A reader recommends four of his favourite console management games, including Two Point Hospital, Planet Coaster, and Aven Colony.
There was a time during the 90s when the video game market was saturated with management games: Theme Park, Theme Hospital, Dungeon Keeper, SimCity, Championship Manager, and even SimAnt to name a few (seriously, google 90s management games!). But with the rise of consoles came a shift in gamer habits, gone were these slower paced management sims in favour of more fast-paced action orientated titles.
Until the last few years, these types of games had been relegated to the freeplay mobile market, with every IP you can think of having a version. Luckily, recent times have seen a bit of a resurgence of management games, especially on console, so here are four of my best picks:
Two Point Hospital
The unofficial sequel to Theme Hospital was 21 years in the making. You are tasked with opening a hospital and building it from the ground up in increasingly difficult and more bizarre circumstances, while dealing with a variety of illnesses. Each level brings its own challenges in regards to staff management and placement of rooms for diagnosis and treatment, not to mention external factors such as natural disasters or outbreaks.
Levels also introduce a new mechanic or disease to keep the gameplay fresh and have multiple goals to compete. The different diseases, which are slowly introduced, come with the same sense of humour Theme Hospital was known for. Patient has a lightbulb for a head? Must be light-headedness. Walking around, looking like a character from the NES? That could be 8-bitten. Time consuming and addictive, the only real drawback is when pushing towards the three-star completion a lot of the game is spent on fast forward waiting for objectives to complete.
Tasked with setting up a colony in a new solar system this could be best described as SimCity in space. Unlike a lot of management games which tend to be instance based, this has a narrative running through all levels. By no means a space opera, it does provide a welcome change to how management games usually work, as the story deals with adapting to a new world, its challenges and perhaps even an alien imposter amongst the crew.
Aven Colony also has a few new ideas in regards to building. Instead of putting down roads and water pipes separately, both are combined into transport tubes from which your colonists can travel and also implement an air quality level. Water and food is still needed but once placed, a farm or water pump will generally take care of itself. The levels provide a range of different environments and circumstances as well as the ability to build multiple bases. Again, as with Two Point Hospital, later levels do turn into a bit of a waiting game when it comes to certain tasks.
Like Theme Park and the RollerCoaster Tycoon series before it, Planet Coaster takes all things you would want in a builder and expands on them to allow you to create the Theme Park of your dreams. The game features a large variety of rides, shops, and coasters to choose from, and a robust editor to make any roller coaster you can imagine. Add to that a variety of scenery themes and objects to place and it’s quite possible to create a professional looking theme park in a short amount of time, even with minimum experience in playing management games.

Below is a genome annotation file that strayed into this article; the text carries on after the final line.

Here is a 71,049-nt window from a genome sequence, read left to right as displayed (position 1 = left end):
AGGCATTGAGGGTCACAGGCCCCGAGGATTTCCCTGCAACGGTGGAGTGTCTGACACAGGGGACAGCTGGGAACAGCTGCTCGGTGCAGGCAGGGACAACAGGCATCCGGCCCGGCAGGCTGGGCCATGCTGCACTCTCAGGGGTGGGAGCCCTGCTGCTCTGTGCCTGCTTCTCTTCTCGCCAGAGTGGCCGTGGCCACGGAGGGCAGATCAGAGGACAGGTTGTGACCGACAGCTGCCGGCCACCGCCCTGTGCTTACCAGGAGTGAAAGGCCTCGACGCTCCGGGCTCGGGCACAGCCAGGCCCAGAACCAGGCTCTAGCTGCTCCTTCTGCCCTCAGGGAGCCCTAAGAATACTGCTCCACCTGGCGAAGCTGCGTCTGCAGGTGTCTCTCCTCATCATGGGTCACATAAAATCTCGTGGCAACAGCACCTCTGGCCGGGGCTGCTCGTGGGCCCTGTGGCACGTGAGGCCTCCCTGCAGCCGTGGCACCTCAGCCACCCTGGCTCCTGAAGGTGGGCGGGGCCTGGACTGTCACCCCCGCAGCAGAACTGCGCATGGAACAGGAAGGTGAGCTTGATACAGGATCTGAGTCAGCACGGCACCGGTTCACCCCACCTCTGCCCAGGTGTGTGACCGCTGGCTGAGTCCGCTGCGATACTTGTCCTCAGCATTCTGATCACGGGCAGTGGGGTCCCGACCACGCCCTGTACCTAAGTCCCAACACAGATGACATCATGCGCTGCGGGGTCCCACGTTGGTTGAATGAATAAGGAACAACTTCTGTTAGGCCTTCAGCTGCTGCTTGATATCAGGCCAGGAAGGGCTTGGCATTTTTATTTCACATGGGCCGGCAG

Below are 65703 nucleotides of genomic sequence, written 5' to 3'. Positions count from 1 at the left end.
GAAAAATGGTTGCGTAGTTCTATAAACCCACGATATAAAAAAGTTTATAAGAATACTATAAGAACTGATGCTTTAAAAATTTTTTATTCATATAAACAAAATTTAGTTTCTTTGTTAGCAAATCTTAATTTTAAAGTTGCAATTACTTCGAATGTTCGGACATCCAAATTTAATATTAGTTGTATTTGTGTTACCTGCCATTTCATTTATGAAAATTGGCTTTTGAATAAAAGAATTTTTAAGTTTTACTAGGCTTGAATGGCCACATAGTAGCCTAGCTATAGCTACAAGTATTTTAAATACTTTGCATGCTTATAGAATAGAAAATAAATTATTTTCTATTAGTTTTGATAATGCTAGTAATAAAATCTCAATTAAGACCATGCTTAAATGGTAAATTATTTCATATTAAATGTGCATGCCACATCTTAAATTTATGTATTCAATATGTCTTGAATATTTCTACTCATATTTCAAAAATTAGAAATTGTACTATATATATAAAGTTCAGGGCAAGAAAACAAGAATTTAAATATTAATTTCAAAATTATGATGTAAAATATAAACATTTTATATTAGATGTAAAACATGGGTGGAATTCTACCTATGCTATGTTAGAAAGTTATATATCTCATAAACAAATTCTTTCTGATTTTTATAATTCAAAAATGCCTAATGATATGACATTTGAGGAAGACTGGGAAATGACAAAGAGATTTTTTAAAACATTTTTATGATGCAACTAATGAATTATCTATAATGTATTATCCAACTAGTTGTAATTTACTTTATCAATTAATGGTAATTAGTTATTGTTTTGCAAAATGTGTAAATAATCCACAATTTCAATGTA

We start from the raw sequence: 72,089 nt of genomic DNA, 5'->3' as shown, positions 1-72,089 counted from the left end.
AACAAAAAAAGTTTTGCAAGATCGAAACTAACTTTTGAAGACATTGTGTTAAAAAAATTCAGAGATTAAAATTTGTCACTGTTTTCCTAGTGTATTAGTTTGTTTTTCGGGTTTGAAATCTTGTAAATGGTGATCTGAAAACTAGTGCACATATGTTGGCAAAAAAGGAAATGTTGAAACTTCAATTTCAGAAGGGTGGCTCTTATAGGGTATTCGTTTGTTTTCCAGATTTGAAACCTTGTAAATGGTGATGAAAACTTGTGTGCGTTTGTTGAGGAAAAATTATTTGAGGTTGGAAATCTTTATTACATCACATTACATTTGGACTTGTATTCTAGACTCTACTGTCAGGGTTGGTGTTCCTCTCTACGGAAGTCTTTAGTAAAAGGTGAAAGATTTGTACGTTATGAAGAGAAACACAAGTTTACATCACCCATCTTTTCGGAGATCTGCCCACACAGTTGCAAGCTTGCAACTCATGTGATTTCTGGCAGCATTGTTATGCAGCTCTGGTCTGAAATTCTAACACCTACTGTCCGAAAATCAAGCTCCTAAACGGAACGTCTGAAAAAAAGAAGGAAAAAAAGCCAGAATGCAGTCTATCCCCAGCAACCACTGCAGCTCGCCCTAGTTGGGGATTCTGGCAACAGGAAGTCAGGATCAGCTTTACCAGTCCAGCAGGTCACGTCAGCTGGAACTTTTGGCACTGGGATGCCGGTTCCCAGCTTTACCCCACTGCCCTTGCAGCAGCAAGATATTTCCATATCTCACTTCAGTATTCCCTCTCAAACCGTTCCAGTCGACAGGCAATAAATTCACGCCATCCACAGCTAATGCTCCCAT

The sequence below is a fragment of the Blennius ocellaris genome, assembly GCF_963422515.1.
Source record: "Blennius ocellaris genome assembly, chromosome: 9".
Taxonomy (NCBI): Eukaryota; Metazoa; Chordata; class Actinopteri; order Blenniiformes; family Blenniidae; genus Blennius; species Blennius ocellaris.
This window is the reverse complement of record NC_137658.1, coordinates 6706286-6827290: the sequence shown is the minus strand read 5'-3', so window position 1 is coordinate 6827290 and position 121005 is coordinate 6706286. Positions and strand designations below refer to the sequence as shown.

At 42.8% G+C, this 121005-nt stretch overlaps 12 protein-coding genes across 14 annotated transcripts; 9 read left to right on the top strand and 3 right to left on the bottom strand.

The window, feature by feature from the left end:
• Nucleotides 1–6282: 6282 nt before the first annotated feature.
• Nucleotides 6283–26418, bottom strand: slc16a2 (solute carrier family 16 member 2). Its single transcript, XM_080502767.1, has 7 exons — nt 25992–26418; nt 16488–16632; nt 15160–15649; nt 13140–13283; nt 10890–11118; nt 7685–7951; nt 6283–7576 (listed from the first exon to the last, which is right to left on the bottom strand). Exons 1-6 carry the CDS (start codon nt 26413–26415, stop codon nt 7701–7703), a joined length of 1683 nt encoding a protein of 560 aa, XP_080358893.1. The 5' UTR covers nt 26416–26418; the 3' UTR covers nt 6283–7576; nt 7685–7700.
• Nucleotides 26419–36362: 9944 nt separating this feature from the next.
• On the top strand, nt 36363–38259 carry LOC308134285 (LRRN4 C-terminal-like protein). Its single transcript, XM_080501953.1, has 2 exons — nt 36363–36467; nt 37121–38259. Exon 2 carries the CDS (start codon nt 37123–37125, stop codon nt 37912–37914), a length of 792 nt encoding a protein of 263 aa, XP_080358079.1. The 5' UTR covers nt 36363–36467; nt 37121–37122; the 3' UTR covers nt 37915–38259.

Levels have three separate goals to work towards during the campaign and I found they offer a great variety in challenges, with no two levels feeling the same and straddling that line between difficult and achievable. This also circumvents leaving the game on fast forward, which many management games suffer from. The game features an online marketplace to share creations, with many real-world rides available to download.
Jurassic Park Evolution
Probably the best Jurassic Park game since the ‘93 SNES version and one that has been a long time coming. You finally have the chance to build your own Jurassic Park, featuring all the dinosaurs from past and present movies and even an ability to let dinosaurs fight each other. The main campaign features narration from Jeff Goldblum, with DLC adding the rest of the original cast and has you setting up parks on different islands.
While maintaining a stable income is first and foremost, tropical storms will play havoc on your enclosed dinosaurs. When they inevitably escape you can either order the AI to take them down or do it yourself, which adds a slight action element besides the building. The mission structure can be a bit bizarre, having to juggle three separate aspects of the park at once with a chance of sabotage for letting any of the areas fall out of favour. The only real downside is that the building designs are a bit bland and it’s not always easy to decipher which building is which from a distance.
By reader Hollinho
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